I don’t know if I arrived on time or the crows left on cue, but the crossroad of events involves some sort of synchronicity that defies reasoning. Reasoning is best left at home for such occasions; left for our clocks, laptops, and logical minds.
Children have a way of inventing reality that grownups have altogether lost. My six-year-old grandson finds adventures every day by constructing them from the fruits of his fertile mind. He uses cardboard boxes, recycled paper, and tape that he assembles with his imagination.
He recently left on a fishing trip in his pickup truck, arriving safely at his cabin “about 70 miles from home,” to go fishing for “big mama’s.” He prefaced all this with, “this is just pretend,” but went anyway, not wanting to miss the adventure.
We build the world with our imagination. We build the world given to us by our good fortune to be present at this very moment.
In the Mississippi Valley, we have good fortune come our way often, and we don’t need metaphor to give push to our imagination. “Fiscal cliffs,” from which we can only fall to our economic demise, give way to real cliffs from which the entire river valley opens below us like a finely-wrapped Christmas gift.
The Mississippi River enters right and exits left and we were meant to be here in between, witness to whatever the river brings our way.
Before and after the crows launched, two people entered my life, moving on the periphery where you take notice only if you are paying attention. A woman, bundled against the cold on a brisk Christmas shopping day, walks across a busy parking lot with head bowed, oblivious to everyone around her, looking down at the contents streaming from her smart phone.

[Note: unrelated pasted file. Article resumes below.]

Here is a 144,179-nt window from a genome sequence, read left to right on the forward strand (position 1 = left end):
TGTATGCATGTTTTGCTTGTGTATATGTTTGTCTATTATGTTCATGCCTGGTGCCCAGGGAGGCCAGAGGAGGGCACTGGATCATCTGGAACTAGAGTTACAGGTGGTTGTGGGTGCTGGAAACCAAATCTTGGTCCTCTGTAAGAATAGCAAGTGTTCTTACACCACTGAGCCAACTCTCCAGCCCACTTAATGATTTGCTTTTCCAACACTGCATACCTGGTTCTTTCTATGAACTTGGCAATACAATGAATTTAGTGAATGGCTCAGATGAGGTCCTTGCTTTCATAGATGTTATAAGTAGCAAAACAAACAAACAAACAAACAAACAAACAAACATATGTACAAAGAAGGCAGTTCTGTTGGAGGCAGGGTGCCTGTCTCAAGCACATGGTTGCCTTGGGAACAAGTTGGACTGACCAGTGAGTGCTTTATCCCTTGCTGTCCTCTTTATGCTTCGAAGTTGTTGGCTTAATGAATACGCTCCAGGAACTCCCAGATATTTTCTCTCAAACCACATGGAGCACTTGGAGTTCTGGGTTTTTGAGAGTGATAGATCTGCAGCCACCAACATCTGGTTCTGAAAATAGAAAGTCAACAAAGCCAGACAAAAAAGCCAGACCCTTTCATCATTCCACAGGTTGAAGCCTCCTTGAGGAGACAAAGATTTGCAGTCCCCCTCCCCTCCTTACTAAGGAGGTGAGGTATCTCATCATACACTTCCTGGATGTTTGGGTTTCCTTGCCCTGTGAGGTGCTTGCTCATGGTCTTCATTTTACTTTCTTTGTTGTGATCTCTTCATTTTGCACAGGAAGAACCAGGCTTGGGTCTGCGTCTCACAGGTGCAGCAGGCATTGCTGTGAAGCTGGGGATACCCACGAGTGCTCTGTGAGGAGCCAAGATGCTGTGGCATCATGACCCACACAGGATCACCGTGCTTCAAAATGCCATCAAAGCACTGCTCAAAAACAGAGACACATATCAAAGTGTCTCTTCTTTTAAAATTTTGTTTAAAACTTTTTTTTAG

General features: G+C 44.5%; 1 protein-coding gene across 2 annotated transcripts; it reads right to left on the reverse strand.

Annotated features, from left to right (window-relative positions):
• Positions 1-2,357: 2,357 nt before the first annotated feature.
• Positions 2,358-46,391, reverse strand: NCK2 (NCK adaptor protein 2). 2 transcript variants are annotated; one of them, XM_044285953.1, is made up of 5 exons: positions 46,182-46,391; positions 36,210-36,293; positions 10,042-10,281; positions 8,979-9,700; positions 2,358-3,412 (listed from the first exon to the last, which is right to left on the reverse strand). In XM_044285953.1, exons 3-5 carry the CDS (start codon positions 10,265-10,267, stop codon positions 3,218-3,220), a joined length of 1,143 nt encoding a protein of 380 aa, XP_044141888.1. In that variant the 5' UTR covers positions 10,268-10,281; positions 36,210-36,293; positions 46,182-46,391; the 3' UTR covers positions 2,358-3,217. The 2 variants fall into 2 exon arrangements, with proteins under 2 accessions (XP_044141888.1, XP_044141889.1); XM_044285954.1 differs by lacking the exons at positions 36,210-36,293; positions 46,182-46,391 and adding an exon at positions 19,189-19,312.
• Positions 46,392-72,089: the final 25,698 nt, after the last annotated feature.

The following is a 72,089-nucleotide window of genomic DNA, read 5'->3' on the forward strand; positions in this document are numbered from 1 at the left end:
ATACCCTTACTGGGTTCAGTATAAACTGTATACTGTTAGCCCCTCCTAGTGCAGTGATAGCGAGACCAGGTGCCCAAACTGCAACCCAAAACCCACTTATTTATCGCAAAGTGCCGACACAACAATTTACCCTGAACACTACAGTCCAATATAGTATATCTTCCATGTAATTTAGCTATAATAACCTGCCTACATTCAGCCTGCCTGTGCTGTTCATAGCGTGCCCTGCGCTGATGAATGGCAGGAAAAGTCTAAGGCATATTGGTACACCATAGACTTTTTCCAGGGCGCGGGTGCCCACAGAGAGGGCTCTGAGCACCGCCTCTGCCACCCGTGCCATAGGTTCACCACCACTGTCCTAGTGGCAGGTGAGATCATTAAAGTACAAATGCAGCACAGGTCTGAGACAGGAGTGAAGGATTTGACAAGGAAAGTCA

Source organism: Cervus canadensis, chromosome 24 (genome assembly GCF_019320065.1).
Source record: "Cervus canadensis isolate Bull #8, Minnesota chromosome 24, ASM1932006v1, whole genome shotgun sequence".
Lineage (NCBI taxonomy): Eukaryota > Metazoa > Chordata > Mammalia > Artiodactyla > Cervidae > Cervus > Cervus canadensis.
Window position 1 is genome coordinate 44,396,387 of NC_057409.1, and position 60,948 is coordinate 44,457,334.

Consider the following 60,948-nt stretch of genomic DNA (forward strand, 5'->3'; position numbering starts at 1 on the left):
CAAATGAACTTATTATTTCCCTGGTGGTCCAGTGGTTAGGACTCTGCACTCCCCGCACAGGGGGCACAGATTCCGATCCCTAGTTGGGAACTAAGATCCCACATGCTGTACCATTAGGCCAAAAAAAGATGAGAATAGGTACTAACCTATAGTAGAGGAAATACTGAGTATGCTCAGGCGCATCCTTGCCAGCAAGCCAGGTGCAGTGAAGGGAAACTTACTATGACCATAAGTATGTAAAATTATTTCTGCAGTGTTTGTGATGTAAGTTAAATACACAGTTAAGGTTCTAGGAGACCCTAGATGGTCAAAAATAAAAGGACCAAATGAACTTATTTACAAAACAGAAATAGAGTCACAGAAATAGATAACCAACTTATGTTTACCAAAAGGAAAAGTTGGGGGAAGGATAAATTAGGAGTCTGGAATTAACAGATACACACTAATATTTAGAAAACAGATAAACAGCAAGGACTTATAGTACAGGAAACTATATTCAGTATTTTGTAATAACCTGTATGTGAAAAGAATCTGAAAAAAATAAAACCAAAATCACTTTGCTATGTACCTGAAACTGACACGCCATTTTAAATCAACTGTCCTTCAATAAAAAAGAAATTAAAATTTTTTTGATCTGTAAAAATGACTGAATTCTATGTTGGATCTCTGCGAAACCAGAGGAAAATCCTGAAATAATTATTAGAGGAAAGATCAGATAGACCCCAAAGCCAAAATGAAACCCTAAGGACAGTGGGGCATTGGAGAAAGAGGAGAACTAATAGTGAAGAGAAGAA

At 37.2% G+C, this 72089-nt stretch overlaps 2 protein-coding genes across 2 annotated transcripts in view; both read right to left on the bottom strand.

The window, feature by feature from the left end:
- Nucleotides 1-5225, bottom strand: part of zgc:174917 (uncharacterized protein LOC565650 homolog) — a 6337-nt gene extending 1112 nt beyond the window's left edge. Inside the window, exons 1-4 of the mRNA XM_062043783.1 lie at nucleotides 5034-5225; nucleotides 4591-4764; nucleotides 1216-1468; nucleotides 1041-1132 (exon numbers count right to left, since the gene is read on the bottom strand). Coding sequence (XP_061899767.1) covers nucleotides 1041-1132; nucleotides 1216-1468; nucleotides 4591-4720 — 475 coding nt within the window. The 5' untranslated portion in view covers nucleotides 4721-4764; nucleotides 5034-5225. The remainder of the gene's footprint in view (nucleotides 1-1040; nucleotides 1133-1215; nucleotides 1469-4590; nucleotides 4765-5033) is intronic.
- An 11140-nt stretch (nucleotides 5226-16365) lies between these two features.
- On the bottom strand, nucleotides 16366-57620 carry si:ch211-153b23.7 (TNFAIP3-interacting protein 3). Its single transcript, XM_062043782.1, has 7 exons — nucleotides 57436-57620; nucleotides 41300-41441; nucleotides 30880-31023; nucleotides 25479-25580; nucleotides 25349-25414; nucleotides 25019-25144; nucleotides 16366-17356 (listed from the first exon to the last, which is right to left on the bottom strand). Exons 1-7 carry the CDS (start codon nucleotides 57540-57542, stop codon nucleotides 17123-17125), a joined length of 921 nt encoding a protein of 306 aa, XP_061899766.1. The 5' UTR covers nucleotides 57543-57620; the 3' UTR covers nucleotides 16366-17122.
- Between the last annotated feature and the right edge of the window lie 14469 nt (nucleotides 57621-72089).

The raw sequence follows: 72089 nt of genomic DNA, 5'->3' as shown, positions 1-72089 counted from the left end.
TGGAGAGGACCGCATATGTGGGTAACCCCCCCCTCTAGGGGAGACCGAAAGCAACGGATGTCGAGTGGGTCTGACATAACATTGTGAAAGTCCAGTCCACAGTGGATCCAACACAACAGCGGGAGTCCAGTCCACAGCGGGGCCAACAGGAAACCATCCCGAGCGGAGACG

A burly man, built for heavy lifting and hearty laughs, stands in the cold dressed only in a flannel shirt, head bowed and arms crossed, looking down at a freshly placed grave stone.
We have all done this. I have done both. One is a distraction, giving us electronic hints of what we are missing. The other is a reflection, giving us appreciation for what remains in this life for the taking.
They say, “Life is what you make it,” but give no instructions as to how to assemble the pieces. I think my grandson has it right. The pieces are all around us; cardboard boxes, paper, pencils, and tape. Family, friends, and extraordinary moments in Driftless Wisconsin.
After my walk up the hill, I came home at dusk, the path lost in the waning light. The crows were silent now, but another gift offered itself. Upturned leaves left in the wake of deer that frequent this trail were glistening in the moonlit night. My dog Riley and I followed them home.